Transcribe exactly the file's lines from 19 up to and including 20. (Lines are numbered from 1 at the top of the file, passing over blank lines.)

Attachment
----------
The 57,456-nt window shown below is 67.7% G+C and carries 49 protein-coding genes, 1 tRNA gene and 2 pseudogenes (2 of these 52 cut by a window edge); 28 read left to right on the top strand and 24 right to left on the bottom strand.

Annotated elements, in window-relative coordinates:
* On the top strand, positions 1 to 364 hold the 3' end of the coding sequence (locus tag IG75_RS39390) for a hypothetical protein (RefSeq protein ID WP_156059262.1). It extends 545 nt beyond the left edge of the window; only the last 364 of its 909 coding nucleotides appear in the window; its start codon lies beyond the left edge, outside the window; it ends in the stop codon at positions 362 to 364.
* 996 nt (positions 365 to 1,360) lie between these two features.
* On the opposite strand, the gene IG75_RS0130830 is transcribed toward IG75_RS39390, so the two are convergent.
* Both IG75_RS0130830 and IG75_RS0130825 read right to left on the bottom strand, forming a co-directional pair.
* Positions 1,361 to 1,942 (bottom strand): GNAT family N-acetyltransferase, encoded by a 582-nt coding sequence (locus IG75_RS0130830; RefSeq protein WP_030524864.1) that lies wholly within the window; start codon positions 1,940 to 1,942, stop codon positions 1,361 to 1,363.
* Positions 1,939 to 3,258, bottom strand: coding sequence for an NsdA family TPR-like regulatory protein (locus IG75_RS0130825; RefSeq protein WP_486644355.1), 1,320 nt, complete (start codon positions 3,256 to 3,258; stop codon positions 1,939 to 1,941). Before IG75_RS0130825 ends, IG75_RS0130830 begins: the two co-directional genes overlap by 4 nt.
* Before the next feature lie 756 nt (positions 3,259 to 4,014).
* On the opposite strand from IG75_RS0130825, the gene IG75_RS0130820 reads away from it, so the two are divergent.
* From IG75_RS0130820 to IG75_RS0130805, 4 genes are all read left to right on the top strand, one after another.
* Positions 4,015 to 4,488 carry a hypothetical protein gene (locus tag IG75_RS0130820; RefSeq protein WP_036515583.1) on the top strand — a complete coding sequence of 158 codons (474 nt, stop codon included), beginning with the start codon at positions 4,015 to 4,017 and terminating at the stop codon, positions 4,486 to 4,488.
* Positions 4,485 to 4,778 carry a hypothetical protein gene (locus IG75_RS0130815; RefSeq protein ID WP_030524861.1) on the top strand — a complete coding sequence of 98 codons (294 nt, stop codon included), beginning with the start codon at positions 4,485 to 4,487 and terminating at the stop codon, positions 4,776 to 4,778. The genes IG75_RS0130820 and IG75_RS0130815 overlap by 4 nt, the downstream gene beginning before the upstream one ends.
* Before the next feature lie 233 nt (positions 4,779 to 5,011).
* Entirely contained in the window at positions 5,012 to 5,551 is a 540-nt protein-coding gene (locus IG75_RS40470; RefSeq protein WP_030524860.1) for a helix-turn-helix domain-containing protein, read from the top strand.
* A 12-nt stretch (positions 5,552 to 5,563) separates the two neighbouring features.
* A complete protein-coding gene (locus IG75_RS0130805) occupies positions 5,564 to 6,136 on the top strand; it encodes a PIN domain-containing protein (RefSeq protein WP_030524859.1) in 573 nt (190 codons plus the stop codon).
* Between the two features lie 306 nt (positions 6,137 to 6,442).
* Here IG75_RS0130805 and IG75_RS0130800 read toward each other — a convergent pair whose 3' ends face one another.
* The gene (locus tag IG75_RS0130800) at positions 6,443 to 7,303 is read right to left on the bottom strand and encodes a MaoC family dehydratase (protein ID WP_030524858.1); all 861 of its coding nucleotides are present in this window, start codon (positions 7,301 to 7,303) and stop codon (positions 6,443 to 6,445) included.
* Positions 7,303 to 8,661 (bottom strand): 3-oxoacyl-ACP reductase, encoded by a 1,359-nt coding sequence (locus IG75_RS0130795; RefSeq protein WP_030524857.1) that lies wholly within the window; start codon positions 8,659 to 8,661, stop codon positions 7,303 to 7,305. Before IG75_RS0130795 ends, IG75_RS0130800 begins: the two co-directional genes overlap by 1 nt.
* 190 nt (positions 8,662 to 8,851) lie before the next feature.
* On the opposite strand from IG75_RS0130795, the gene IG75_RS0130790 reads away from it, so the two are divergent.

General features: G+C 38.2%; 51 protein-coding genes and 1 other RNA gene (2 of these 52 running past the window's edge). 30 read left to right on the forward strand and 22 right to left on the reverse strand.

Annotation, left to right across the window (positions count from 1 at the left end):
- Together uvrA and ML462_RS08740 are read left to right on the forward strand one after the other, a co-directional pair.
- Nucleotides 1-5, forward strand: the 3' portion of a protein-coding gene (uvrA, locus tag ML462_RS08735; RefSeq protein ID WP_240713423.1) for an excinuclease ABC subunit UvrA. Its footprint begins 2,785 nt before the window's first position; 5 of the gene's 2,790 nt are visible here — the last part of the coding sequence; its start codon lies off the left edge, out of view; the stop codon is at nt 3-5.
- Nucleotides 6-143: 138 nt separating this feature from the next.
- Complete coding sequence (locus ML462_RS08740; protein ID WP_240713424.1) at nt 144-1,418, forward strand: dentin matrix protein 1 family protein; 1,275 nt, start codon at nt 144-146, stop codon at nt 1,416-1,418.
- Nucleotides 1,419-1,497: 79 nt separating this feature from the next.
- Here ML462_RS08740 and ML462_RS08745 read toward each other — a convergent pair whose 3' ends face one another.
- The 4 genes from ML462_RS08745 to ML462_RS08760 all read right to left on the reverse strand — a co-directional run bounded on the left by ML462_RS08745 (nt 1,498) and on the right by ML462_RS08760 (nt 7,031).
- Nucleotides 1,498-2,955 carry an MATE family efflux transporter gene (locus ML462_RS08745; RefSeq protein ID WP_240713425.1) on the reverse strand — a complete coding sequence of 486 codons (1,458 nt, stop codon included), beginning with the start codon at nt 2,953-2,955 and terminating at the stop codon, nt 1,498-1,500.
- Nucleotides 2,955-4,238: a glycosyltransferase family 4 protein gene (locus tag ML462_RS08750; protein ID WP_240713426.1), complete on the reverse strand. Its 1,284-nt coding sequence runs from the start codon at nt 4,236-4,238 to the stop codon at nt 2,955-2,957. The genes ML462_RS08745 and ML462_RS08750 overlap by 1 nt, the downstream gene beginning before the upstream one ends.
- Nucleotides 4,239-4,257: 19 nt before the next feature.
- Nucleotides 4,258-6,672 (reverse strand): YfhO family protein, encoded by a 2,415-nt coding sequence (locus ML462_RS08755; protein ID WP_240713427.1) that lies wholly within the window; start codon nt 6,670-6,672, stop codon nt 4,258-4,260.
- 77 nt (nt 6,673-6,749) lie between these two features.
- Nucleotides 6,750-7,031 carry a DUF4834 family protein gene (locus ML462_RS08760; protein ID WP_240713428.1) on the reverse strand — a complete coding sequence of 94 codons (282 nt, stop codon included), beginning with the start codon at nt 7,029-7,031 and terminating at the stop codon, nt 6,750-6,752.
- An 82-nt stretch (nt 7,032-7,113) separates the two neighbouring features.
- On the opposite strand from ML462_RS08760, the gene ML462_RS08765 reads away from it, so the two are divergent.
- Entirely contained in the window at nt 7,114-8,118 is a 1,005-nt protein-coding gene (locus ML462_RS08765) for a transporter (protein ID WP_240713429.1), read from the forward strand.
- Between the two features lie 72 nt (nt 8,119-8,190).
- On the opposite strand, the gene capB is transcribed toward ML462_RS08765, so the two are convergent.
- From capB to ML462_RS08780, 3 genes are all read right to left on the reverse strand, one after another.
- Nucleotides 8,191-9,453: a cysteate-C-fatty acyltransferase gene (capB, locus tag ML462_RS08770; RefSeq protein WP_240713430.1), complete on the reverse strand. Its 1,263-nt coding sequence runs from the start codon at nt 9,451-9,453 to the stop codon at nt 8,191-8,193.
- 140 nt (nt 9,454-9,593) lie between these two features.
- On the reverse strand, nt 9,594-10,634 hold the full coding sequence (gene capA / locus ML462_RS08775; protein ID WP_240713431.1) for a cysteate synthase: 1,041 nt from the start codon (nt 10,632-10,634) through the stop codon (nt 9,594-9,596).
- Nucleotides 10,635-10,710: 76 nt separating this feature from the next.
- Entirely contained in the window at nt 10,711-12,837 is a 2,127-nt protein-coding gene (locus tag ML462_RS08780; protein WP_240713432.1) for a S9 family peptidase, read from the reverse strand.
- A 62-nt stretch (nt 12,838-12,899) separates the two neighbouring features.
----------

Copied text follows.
* Here IG75_RS0130805 and IG75_RS0130800 read toward each other — a convergent pair whose 3' ends face one another.
* The gene (locus tag IG75_RS0130800) at positions 6,443 to 7,303 is read right to left on the bottom strand and encodes a MaoC family dehydratase (protein ID WP_030524858.1); all 861 of its coding nucleotides are present in this window, start codon (positions 7,301 to 7,303) and stop codon (positions 6,443 to 6,445) included.